For a recent Encounters program about Tide, I made a solo trip by skiff to Sergius Narrows, about 30 miles north of Sitka, Alaska. It was one of those great, beautiful adventures. Everything went perfectly, including the weather–two days of rare October sunshine and nice easy water for boating.
Sergius Narrows is a pretty small stretch of water–roughly a hundred yards long and a couple hundred yards across, with a small wooded island and some rocky reefs in the middle–all surrounded by forest and mountains and wildness. This is where the full vastness of the open Pacific meets the complex labyrinth of the Inside Passage. Huge amounts of water pour through with every change of tide. Around the New Moon and Full Moon, the place roars with whitewater; there are huge boils; the surface is all hills and valleys, with big deep whirlpools.
Because Sergius is a major entry point to the Inside Passage, it does see a fair amount of boat traffic, although most stay clear until the current eases around the slack tides. When I first started exploring the place in my 19 foot skiff, it really got my heart pounding; but after a couple days I felt more confident and had a better idea about the places to avoid. Nevertheless, I had to go through the tidal race a fair number of times in order to find the best place for recording the Encounters program. Being alone adds to the anxiety, but it also helps to keep you completely focused on the surroundings.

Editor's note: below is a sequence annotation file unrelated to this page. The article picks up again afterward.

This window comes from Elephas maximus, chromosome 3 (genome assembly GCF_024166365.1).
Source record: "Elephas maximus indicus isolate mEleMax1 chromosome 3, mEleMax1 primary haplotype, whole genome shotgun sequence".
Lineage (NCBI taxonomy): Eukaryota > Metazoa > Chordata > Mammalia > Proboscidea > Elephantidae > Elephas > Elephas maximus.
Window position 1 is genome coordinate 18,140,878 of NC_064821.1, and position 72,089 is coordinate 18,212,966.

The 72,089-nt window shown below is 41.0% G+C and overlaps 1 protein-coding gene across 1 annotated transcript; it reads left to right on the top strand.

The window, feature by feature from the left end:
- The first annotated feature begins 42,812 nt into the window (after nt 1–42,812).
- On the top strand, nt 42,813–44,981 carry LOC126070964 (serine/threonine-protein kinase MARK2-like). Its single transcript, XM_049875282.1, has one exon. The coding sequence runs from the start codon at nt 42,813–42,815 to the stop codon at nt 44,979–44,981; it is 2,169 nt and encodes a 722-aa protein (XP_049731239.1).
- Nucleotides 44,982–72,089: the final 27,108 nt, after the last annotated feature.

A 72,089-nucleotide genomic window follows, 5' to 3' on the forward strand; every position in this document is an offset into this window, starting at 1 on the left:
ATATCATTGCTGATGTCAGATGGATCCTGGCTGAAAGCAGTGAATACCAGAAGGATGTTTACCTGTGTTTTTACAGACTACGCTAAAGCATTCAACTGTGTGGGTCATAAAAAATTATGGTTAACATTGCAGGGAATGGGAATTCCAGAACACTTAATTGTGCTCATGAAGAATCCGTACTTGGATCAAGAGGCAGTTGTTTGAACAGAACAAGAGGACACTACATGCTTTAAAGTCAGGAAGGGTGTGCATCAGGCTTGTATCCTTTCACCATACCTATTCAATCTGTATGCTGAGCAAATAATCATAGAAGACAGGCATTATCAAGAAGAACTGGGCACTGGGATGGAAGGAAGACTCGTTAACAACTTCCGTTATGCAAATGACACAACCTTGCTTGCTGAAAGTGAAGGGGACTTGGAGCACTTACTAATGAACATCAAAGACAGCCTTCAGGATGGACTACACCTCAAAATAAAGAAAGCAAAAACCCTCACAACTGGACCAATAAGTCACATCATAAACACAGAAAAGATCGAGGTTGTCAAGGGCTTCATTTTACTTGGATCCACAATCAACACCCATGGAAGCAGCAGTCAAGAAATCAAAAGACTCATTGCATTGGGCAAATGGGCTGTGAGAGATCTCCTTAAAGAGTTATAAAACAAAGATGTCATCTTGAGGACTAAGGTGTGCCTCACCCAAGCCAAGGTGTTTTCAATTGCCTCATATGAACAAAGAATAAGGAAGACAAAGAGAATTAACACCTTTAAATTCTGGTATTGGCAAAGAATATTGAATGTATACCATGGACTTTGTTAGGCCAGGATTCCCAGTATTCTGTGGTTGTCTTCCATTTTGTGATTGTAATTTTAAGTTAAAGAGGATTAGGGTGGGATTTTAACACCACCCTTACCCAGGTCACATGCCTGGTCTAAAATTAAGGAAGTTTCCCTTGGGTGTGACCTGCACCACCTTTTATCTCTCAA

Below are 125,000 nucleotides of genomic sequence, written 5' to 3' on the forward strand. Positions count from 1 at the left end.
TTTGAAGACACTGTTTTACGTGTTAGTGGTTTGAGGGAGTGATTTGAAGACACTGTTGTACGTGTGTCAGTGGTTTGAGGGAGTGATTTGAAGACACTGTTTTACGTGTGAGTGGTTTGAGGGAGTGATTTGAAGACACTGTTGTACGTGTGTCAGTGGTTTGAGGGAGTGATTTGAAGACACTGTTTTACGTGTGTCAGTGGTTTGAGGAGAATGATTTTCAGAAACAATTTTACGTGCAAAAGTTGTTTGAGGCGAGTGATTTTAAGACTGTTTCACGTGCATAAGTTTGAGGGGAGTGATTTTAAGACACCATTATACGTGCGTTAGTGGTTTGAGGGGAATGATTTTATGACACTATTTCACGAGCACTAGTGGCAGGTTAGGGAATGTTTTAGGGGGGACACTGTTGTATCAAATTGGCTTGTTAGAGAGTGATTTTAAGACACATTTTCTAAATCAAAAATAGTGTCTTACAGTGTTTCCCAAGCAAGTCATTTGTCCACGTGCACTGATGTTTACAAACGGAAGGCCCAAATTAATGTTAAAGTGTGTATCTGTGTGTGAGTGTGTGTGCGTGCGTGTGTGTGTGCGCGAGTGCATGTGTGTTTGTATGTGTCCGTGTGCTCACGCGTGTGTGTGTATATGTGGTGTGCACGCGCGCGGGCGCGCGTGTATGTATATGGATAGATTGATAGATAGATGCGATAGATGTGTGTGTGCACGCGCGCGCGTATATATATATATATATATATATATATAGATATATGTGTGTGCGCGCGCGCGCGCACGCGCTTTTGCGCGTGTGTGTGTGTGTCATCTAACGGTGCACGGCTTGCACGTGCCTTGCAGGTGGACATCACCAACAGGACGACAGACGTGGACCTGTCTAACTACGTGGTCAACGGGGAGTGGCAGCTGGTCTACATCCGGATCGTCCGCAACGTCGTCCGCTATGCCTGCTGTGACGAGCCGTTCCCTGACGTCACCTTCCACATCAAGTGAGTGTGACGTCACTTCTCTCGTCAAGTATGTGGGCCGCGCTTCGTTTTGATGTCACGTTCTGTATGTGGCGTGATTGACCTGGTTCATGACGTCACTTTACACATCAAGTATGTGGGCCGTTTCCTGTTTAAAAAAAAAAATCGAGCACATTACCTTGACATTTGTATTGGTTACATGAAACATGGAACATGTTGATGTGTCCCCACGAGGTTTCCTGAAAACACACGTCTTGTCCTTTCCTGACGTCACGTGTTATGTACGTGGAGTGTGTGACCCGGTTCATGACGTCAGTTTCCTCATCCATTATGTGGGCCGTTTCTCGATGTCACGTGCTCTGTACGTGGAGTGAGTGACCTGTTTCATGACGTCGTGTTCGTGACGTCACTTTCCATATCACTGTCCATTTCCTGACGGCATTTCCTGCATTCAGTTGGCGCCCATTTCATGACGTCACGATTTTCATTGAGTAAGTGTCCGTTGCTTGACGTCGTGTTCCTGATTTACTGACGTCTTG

During my days around Sergius, I stayed in a Forest Service cabin on a protected bay–a gorgeous secluded spot. It’s almost jarring to be surrounded by such peace and stillness just a few minutes away from the fracas at Sergius Narrows.
I had always dreamed of recording a tide program while standing on a rock called Wayanda Ledge, which is smack in the middle of Sergius, with wild water on either side. This idea seemed impossible because of the danger and because any boats coming by would think I was in trouble. As it turned out, no boats were going through with the current going full speed. And there was a remarkably calm spot directly behind the ledge when the tide was at full flood (not later because the rock eventually submerged).
So I could jam the anchor right in among the rocks and climb up on top. The rocks are mostly covered with slippery kelp but there are sharp barnacles for traction…although they’ll cut like razors if you touch them. From up there, I had a spectacular view of thrashing, whirling, roaring water on either side–a perfect place to record the program, while also keeping a close eye on the boat and the rapidly rising tide. I suspect my anxiety will give a little edge to the program. In any case, it was amazing to be perched on that ledge of rock after thinking (and worrying) about it for years.
Spending those days in the midst of Sergius Narrows, surrounded by all that beauty and power, really was a lifetime experience. After I came back home, I had this wonderful euphoric feeling inside that lasted for several days. And whenever I think of it now, something inside me does a little joyful dance. RN